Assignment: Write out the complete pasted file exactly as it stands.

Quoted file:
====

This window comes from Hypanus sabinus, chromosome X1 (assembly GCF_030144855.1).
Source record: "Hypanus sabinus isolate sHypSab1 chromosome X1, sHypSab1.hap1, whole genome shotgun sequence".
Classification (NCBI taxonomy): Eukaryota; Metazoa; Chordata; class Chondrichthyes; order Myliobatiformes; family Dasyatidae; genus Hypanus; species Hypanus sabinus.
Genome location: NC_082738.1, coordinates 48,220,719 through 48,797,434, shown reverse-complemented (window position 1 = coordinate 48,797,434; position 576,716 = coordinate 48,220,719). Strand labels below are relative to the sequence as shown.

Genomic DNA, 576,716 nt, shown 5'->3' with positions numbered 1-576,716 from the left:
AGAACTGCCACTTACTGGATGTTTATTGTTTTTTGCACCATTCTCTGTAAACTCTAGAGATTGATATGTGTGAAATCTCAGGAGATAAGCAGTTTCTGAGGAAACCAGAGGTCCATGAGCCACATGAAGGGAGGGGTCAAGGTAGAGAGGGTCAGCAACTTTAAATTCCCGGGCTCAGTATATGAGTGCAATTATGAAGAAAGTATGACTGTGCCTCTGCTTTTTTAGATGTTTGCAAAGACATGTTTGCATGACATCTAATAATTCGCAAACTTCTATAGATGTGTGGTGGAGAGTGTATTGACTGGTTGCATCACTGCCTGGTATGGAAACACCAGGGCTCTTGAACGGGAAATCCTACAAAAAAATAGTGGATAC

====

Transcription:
This window comes from Hypanus sabinus, chromosome X1 (assembly GCF_030144855.1).
Source record: "Hypanus sabinus isolate sHypSab1 chromosome X1, sHypSab1.hap1, whole genome shotgun sequence".
Classification (NCBI taxonomy): Eukaryota; Metazoa; Chordata; class Chondrichthyes; order Myliobatiformes; family Dasyatidae; genus Hypanus; species Hypanus sabinus.
Genome location: NC_082738.1, coordinates 48,220,719 through 48,797,434, shown reverse-complemented (window position 1 = coordinate 48,797,434; position 576,716 = coordinate 48,220,719). Strand labels below are relative to the sequence as shown.

Genomic DNA, 576,716 nt, shown 5'->3' with positions numbered 1-576,716 from the left:
AGAACTGCCACTTACTGGATGTTTATTGTTTTTTGCACCATTCTCTGTAAACTCTAGAGATTGATATGTGTGAAATCTCAGGAGATAAGCAGTTTCTGAGGAAACCAGAGGTCCATGAGCCACATGAAGGGAGGGGTCAAGGTAGAGAGGGTCAGCAACTTTAAATTCCCGGGCTCAGTATATGAGTGCAATTATGAAGAAAGTATGACTGTGCCTCTGCTTTTTTAGATGTTTGCAAAGACATGTTTGCATGACATCTAATAATTCGCAAACTTCTATAGATGTGTGGTGGAGAGTGTATTGACTGGTTGCATCACTGCCTGGTATGGAAACACCAGGGCTCTTGAACGGGAAATCCTACAAAAAAATAGTGGATAC